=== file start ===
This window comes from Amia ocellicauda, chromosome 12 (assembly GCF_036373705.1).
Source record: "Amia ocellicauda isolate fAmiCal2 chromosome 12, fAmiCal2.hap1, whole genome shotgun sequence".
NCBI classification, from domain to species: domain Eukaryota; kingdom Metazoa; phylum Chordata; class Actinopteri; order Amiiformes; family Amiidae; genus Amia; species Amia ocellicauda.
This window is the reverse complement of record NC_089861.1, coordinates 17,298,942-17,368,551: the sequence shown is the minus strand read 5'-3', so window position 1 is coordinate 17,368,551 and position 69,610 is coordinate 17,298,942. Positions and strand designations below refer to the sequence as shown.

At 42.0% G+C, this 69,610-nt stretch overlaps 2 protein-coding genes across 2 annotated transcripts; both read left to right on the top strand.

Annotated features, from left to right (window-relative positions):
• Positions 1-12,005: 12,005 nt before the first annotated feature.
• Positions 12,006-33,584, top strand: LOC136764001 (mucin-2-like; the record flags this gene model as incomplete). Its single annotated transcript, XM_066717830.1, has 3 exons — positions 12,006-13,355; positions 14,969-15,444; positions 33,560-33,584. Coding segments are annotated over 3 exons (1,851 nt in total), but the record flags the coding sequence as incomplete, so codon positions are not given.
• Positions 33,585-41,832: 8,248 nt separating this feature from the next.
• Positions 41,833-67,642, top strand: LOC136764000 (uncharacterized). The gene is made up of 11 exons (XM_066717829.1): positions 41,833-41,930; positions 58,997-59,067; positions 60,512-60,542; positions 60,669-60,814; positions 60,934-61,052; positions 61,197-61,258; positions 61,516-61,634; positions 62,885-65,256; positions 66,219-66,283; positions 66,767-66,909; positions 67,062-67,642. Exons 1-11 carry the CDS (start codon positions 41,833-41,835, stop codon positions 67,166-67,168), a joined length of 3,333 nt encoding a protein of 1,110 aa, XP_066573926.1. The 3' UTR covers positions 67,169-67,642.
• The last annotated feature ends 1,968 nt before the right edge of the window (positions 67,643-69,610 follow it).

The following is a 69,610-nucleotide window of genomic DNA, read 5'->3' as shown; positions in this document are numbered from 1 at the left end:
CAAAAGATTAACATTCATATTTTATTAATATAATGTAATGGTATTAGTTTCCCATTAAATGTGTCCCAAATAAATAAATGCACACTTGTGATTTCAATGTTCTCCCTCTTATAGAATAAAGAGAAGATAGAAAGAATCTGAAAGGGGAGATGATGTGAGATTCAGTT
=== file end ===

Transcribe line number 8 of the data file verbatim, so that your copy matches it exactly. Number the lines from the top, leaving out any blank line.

• Positions 12,006-33,584, top strand: LOC136764001 (mucin-2-like; the record flags this gene model as incomplete). Its single annotated transcript, XM_066717830.1, has 3 exons — positions 12,006-13,355; positions 14,969-15,444; positions 33,560-33,584. Coding segments are annotated over 3 exons (1,851 nt in total), but the record flags the coding sequence as incomplete, so codon positions are not given.